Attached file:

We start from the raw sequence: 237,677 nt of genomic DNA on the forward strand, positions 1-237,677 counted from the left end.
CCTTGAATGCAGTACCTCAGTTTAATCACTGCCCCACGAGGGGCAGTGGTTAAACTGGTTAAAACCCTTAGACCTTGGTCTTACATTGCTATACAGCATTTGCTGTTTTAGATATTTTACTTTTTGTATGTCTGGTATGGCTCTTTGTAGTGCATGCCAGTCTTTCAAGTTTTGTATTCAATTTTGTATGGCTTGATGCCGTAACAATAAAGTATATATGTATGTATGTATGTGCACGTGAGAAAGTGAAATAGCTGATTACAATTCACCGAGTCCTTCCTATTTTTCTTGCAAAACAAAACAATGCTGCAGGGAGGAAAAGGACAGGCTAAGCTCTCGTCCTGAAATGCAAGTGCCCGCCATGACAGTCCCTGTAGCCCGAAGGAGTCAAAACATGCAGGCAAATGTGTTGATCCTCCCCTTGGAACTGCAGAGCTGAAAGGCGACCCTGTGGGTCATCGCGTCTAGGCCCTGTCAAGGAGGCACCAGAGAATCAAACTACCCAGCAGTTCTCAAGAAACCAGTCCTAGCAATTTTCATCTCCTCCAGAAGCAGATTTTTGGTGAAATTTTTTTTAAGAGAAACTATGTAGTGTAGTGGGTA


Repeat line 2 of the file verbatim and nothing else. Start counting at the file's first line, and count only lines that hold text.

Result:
CCTTGAATGCAGTACCTCAGTTTAATCACTGCCCCACGAGGGGCAGTGGTTAAACTGGTTAAAACCCTTAGACCTTGGTCTTACATTGCTATACAGCATTTGCTGTTTTAGATATTTTACTTTTTGTATGTCTGGTATGGCTCTTTGTAGTGCATGCCAGTCTTTCAAGTTTTGTATTCAATTTTGTATGGCTTGATGCCGTAACAATAAAGTATATATGTATGTATGTATGTGCACGTGAGAAAGTGAAATAGCTGATTACAATTCACCGAGTCCTTCCTATTTTTCTTGCAAAACAAAACAATGCTGCAGGGAGGAAAAGGACAGGCTAAGCTCTCGTCCTGAAATGCAAGTGCCCGCCATGACAGTCCCTGTAGCCCGAAGGAGTCAAAACATGCAGGCAAATGTGTTGATCCTCCCCTTGGAACTGCAGAGCTGAAAGGCGACCCTGTGGGTCATCGCGTCTAGGCCCTGTCAAGGAGGCACCAGAGAATCAAACTACCCAGCAGTTCTCAAGAAACCAGTCCTAGCAATTTTCATCTCCTCCAGAAGCAGATTTTTGGTGAAATTTTTTTTAAGAGAAACTATGTAGTGTAGTGGGTA